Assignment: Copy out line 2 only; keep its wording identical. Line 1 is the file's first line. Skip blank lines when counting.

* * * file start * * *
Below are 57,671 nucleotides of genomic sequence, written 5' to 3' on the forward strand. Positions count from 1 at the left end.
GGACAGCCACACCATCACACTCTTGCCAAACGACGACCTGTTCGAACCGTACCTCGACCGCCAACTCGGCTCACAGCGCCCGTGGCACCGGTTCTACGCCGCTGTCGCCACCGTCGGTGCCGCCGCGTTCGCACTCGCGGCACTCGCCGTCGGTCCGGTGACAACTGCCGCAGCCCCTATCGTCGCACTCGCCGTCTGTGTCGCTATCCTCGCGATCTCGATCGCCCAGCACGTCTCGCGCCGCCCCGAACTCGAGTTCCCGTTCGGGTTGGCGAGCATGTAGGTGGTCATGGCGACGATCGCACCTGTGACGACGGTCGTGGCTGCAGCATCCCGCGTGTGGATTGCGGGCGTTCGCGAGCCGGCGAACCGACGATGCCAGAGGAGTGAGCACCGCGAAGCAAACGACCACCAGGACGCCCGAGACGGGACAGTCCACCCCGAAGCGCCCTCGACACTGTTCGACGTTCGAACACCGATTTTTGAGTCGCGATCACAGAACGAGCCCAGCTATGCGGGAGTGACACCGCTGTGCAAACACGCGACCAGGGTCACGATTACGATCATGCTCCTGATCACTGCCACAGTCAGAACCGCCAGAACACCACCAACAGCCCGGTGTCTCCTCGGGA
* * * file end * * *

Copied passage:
GGACAGCCACACCATCACACTCTTGCCAAACGACGACCTGTTCGAACCGTACCTCGACCGCCAACTCGGCTCACAGCGCCCGTGGCACCGGTTCTACGCCGCTGTCGCCACCGTCGGTGCCGCCGCGTTCGCACTCGCGGCACTCGCCGTCGGTCCGGTGACAACTGCCGCAGCCCCTATCGTCGCACTCGCCGTCTGTGTCGCTATCCTCGCGATCTCGATCGCCCAGCACGTCTCGCGCCGCCCCGAACTCGAGTTCCCGTTCGGGTTGGCGAGCATGTAGGTGGTCATGGCGACGATCGCACCTGTGACGACGGTCGTGGCTGCAGCATCCCGCGTGTGGATTGCGGGCGTTCGCGAGCCGGCGAACCGACGATGCCAGAGGAGTGAGCACCGCGAAGCAAACGACCACCAGGACGCCCGAGACGGGACAGTCCACCCCGAAGCGCCCTCGACACTGTTCGACGTTCGAACACCGATTTTTGAGTCGCGATCACAGAACGAGCCCAGCTATGCGGGAGTGACACCGCTGTGCAAACACGCGACCAGGGTCACGATTACGATCATGCTCCTGATCACTGCCACAGTCAGAACCGCCAGAACACCACCAACAGCCCGGTGTCTCCTCGGGA